This article was originally published by Carnegie India
The aim of this essay is to clarify how the DPI approach can be institutionalised while providing negotiators, diplomats, and technologists the language that is potentially necessary to define an idea whose time has come.
Digital public infrastructure (DPI) is a brand-new approach to the digitisation of large-scale systems. It has the potential to revolutionise the way in which public services are delivered, since it is much more than a software or a technology infrastructure—it is a framework that encompasses technology, markets, and governance. It offers nation states unprecedented agency over their own digital journeys. It is designed to ensure the sovereignty of core public services, enabling capabilities that are critical to national growth. Crucially, it helps governments unlock the power of market innovation and entrepreneurship, creating competition and strengthening local and potentially global digital ecosystems.
Certain properties of DPI are instinctively understood in nations that have adopted the approach, even if they themselves do not as yet use the abbreviation “DPI.” Whether it is Brazil, Estonia, or India, there is an intuitive appreciation for the vast potential of DPI. Yet, for many parts of the world, this language is only beginning to be understood in its entirety.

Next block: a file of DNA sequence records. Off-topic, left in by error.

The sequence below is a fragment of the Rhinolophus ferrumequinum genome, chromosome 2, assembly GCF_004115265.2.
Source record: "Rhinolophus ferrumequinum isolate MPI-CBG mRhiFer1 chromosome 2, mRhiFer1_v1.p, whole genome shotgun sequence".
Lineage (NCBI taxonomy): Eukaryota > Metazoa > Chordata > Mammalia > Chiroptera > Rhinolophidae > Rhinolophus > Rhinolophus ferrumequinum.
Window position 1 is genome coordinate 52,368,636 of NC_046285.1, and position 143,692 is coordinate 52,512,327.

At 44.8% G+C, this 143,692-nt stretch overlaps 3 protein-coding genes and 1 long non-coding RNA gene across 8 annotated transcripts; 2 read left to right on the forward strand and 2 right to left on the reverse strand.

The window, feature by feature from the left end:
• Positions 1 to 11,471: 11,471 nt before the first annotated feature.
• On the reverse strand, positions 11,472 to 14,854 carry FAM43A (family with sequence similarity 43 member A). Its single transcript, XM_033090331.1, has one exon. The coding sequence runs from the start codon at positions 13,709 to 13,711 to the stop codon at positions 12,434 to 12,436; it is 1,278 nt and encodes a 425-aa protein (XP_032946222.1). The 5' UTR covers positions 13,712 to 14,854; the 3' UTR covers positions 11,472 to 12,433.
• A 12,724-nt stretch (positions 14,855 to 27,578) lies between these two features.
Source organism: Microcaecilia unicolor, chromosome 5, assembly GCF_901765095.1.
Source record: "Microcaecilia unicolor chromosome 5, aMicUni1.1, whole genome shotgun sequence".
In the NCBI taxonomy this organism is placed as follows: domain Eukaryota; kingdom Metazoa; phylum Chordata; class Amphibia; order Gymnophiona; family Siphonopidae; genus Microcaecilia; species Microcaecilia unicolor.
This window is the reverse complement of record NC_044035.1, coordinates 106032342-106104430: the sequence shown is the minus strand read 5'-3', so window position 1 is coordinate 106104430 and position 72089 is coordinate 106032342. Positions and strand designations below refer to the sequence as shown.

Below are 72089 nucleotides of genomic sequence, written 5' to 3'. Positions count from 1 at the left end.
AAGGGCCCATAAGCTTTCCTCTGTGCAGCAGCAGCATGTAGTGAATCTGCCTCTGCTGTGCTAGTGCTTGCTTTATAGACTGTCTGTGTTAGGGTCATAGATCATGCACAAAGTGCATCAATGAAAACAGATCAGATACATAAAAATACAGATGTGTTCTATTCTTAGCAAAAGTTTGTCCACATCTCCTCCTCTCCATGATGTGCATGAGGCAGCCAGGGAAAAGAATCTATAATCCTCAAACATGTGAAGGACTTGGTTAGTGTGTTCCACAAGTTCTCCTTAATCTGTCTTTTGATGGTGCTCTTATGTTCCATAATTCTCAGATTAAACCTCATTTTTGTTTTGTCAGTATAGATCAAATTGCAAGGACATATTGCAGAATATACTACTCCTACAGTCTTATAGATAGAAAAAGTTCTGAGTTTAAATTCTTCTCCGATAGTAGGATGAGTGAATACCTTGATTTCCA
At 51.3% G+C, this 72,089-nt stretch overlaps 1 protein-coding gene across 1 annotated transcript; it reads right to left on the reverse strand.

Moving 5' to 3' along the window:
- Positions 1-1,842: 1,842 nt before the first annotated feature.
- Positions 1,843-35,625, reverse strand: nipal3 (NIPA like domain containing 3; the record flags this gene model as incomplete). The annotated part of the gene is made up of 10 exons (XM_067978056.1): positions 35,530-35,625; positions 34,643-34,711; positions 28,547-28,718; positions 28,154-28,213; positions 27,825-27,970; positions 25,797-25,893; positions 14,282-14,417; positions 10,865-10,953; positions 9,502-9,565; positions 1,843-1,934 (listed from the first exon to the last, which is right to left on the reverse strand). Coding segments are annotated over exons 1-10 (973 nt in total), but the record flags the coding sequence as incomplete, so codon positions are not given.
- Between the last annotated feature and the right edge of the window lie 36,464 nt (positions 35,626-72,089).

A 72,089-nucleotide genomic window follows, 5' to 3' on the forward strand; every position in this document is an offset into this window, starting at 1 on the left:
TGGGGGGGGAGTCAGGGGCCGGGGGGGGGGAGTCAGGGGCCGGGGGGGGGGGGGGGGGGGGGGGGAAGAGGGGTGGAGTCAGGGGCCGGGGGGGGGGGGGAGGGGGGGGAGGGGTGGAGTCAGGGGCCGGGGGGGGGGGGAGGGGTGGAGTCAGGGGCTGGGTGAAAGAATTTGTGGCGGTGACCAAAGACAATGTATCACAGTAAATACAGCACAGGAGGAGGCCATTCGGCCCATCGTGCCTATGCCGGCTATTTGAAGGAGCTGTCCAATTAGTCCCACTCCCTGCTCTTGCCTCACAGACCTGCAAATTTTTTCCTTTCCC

This essay intends to describe the DPI approach. It is authored from the perspective of building bridges of understanding between communities, countries, and global institutions invested in interoperable and life-changing systems for the delivery of public service at scale. DPI is a relatively new theory of change. The language around DPI is only now being constructed for global absorption. Whether it is at the G20 or in bilateral negotiations between countries, this approach and the language that defines it are only now being established. The aim of this essay is to clarify how the DPI approach can be institutionalised while providing negotiators, diplomats, and technologists the language that is potentially necessary to define an idea whose time has come.Download PDF to read more